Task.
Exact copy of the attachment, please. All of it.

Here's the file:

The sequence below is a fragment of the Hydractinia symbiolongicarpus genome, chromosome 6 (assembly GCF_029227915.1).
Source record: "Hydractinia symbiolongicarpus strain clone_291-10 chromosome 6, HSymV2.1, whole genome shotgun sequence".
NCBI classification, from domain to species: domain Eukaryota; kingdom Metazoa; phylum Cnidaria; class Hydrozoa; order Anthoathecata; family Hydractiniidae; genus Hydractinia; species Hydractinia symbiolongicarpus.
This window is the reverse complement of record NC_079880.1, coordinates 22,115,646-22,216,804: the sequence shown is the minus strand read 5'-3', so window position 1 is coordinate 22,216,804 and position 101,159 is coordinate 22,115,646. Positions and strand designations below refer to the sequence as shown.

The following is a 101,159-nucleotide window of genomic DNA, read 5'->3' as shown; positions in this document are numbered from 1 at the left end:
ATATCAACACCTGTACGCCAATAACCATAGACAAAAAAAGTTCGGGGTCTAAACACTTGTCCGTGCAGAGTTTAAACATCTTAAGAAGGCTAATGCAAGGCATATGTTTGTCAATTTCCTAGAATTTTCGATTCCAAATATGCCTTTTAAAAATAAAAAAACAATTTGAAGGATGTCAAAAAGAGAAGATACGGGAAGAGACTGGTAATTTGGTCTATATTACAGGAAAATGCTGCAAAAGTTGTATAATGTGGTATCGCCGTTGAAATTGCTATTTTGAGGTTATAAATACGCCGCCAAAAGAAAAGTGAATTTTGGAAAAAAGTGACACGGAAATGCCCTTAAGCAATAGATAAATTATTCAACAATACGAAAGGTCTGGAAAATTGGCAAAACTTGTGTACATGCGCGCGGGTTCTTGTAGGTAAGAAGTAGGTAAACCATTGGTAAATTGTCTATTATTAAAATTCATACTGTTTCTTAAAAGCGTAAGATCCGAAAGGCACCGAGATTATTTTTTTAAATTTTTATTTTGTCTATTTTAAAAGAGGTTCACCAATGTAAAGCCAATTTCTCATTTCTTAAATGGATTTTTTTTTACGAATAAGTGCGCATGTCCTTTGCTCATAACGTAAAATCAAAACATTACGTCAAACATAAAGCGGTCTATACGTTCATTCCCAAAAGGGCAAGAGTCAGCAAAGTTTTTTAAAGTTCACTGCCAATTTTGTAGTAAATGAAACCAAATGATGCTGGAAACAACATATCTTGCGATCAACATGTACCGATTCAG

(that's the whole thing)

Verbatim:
The sequence below is a fragment of the Hydractinia symbiolongicarpus genome, chromosome 6 (assembly GCF_029227915.1).
Source record: "Hydractinia symbiolongicarpus strain clone_291-10 chromosome 6, HSymV2.1, whole genome shotgun sequence".
NCBI classification, from domain to species: domain Eukaryota; kingdom Metazoa; phylum Cnidaria; class Hydrozoa; order Anthoathecata; family Hydractiniidae; genus Hydractinia; species Hydractinia symbiolongicarpus.
This window is the reverse complement of record NC_079880.1, coordinates 22,115,646-22,216,804: the sequence shown is the minus strand read 5'-3', so window position 1 is coordinate 22,216,804 and position 101,159 is coordinate 22,115,646. Positions and strand designations below refer to the sequence as shown.

The following is a 101,159-nucleotide window of genomic DNA, read 5'->3' as shown; positions in this document are numbered from 1 at the left end:
ATATCAACACCTGTACGCCAATAACCATAGACAAAAAAAGTTCGGGGTCTAAACACTTGTCCGTGCAGAGTTTAAACATCTTAAGAAGGCTAATGCAAGGCATATGTTTGTCAATTTCCTAGAATTTTCGATTCCAAATATGCCTTTTAAAAATAAAAAAACAATTTGAAGGATGTCAAAAAGAGAAGATACGGGAAGAGACTGGTAATTTGGTCTATATTACAGGAAAATGCTGCAAAAGTTGTATAATGTGGTATCGCCGTTGAAATTGCTATTTTGAGGTTATAAATACGCCGCCAAAAGAAAAGTGAATTTTGGAAAAAAGTGACACGGAAATGCCCTTAAGCAATAGATAAATTATTCAACAATACGAAAGGTCTGGAAAATTGGCAAAACTTGTGTACATGCGCGCGGGTTCTTGTAGGTAAGAAGTAGGTAAACCATTGGTAAATTGTCTATTATTAAAATTCATACTGTTTCTTAAAAGCGTAAGATCCGAAAGGCACCGAGATTATTTTTTTAAATTTTTATTTTGTCTATTTTAAAAGAGGTTCACCAATGTAAAGCCAATTTCTCATTTCTTAAATGGATTTTTTTTTACGAATAAGTGCGCATGTCCTTTGCTCATAACGTAAAATCAAAACATTACGTCAAACATAAAGCGGTCTATACGTTCATTCCCAAAAGGGCAAGAGTCAGCAAAGTTTTTTAAAGTTCACTGCCAATTTTGTAGTAAATGAAACCAAATGATGCTGGAAACAACATATCTTGCGATCAACATGTACCGATTCAG